Hereford Cathedral
Hauptwerk v3 Virtual Organ

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It wasn't long before George Robertson Sinclair sought to augment the Hereford tonal scheme and in 1909, Henry Willis II provided a new Ophicleide/Bombarde unit on the Pedal, with wooden resonators. He also installed a Cor Anglais made by French organ builder Rolin Freres and provided 16 foot extensions for the Solo Clarionet, Orchestral Oboe and Tromba. Then, in 1920, the organ was cleaned and the Bombarde 32' wooden resonators were replaced by some made of zinc, which greatly improved the tone.

By 1933, the organ's pneumatic action was starting to wear out and it was becoming obvious that repair was necessary. In addition, tastes in organ design had changed and there was always the danger that the current fashion would dictate some drastic tonal changes as well. Fortunately, the organist, Percy Hull, had no intention of making any changes to sound of the instrument, concentrating instead on the augmentation of the existing sound. The Choir mutations and Trumpet date from this period, as does the Swell Dulzian, which replaced the Vox Humana. Henry Willis III also revoiced and enclosed the Solo flutes and carried out some work on the 32 foot pedal reed. Finally, the five hydraulic blowing engines, which had given service since 1892, were replaced with an electric blower.

This work kept the organ in good order for another 40 years, but by the 1970s, the leatherwork of the instrument that had not been renewed in 1933 was in need of replacement. The console wiring was also becoming a safety hazard and wind leakage had become an increasing problem. The rebuild of 1978 was perhaps the most significant period in the organ's history, coming as it did at the height of the organ reform movement. The influence of Ralph Downes at this time in the UK was considerable and some great Cathedral instruments (notably Gloucester, just down the road) had been changed beyond all recognition. Very fortunately, Hereford had as its organist Dr Roy Massey, whose vision for the Willis was one of conservation – opting to keep true to the great legacy of Father Willis rather than following Continental fashions.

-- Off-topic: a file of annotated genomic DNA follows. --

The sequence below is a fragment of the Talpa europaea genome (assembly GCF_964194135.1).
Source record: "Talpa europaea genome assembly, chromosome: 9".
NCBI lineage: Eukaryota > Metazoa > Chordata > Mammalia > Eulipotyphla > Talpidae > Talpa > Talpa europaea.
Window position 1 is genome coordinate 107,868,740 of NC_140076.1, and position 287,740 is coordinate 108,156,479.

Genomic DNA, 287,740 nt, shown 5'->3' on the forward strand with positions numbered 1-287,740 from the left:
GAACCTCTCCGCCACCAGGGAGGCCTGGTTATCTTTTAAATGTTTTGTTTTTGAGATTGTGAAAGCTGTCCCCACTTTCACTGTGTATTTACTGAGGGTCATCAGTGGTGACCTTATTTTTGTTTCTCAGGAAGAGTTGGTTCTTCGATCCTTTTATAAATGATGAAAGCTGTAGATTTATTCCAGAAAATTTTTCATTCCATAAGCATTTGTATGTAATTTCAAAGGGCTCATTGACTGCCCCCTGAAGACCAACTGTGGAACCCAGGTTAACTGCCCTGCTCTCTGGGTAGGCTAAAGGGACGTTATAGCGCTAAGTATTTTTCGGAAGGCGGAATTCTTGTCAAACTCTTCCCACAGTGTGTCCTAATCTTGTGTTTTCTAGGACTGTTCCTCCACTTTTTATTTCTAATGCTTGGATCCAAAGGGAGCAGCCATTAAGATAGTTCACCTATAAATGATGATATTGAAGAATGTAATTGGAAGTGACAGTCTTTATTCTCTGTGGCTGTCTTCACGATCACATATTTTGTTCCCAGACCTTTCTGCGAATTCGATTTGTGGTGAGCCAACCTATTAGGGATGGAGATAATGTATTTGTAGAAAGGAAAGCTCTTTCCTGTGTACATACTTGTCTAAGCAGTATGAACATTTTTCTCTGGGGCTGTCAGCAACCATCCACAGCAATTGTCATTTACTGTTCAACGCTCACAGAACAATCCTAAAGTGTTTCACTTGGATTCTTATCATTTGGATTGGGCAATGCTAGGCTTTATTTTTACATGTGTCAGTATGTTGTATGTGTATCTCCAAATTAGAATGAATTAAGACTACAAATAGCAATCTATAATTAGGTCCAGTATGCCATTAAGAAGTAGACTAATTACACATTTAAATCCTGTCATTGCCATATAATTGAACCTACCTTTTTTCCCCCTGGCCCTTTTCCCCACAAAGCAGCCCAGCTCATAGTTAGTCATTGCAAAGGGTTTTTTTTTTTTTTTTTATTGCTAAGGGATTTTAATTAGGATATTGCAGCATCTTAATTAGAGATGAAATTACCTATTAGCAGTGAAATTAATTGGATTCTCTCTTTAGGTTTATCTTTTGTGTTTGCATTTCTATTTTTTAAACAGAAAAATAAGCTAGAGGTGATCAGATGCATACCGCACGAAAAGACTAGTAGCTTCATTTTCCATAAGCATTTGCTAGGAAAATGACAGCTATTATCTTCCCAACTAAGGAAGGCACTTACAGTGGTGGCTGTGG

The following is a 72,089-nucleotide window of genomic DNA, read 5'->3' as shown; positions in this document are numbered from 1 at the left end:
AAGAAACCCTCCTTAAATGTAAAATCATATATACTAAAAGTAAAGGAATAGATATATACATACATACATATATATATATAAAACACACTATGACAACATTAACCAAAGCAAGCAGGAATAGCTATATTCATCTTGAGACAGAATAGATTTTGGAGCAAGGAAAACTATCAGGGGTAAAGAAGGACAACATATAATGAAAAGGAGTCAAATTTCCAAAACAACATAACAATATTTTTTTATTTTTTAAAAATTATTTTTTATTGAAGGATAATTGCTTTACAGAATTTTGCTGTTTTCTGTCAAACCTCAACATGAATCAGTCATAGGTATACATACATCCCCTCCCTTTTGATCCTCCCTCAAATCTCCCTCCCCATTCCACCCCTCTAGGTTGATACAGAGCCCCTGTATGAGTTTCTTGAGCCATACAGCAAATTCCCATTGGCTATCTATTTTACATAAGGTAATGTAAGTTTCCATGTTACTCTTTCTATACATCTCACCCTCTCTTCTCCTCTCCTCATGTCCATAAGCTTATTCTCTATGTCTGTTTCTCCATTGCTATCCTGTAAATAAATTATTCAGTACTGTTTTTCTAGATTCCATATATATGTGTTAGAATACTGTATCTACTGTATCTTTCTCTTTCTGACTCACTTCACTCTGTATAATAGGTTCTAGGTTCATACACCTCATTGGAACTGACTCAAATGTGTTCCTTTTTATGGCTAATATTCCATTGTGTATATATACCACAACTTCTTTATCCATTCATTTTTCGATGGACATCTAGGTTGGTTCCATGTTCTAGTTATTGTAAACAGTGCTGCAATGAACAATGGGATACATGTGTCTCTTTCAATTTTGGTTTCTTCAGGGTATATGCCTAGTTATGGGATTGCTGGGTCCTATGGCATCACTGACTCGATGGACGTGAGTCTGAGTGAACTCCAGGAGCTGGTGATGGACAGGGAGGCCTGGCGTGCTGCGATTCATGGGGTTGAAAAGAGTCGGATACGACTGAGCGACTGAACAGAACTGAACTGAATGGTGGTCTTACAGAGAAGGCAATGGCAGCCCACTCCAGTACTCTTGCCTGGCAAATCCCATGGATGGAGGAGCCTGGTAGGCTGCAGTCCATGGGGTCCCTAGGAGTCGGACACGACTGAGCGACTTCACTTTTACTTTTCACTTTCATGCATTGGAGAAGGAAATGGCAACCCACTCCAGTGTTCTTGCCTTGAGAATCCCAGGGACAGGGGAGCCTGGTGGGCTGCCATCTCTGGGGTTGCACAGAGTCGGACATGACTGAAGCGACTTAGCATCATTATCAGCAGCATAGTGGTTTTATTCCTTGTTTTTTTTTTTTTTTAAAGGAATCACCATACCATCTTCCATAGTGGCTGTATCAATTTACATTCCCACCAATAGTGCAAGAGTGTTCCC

The organ was rebuilt by the country's pre-eminent organ builders – Harrison and Harrison of Durham. As previously, the tonal scheme was enhanced, particularly in the Pedal, were new open metal 8', 4' and mixture ranks were provided along with two flutes and a 4' Schalmei. The characteristic Willis tierce mixture on the Great was joined by a new 4 rank quint mixture and the Choir gained a 2' Spitzflute and a 3 rank mixture. In addition, the Choir was moved from a previously rather buried position to speak out directly above the choir stalls, proving of great benefit in choral accompaniment. Although the Swell was left unaltered, steps were taken to improve the projection of its sound and the Solo Tuba was moved to its current position above the Great where it takes no prisoners ! The original 1933 Willis III console was retained, although completely remade internally and the provision of playing aids bears favourable comparison with other similar sized English Cathedral instruments.

 

All of this work was paid for by local cider makers H.P. Bulmer, whose very generous gift is marked by a tasteful carving on the front of the organ case of the company's logo, a woodpecker.

DEVELOPMENTS AND ADDITIONS FROM 1892 TO THE PRESENT DAY

The final stage of the organ's history is the 2004/5 restoration, which was again carried out by Harrison and Harrison under the direction of current Cathedral organist, Geraint Bowen. The cost of the work was supported by a UK National Lottery grant of £269,500 and consisted largely of restoration and repair, with the only tonal change being the revoicing of the Pedal Schalmei so that the rank has now become a Clarion. Given that this latest work took place in a period where conservation of historic material is paramount and unsuitable additions are generally dispensed with, the fact that only one tonal change was considered necessary is testament to the careful stewardship the organ has enjoyed over the years.

 

For further detail on the organ's history, see Roy Massey's excellent chapter in the book “Hereford Cathedral”, ISBN 1852851945, published by Hambledon.

 

The bottom octave of the Bombarde 32’ with a close-up view of the boots, complete with their unusual glass inspection panels. Beyond the Bombarde pipes are the Pedal Open Woods alongside which is the Solo box.

Bombarde boots
Bombarde 32' pipes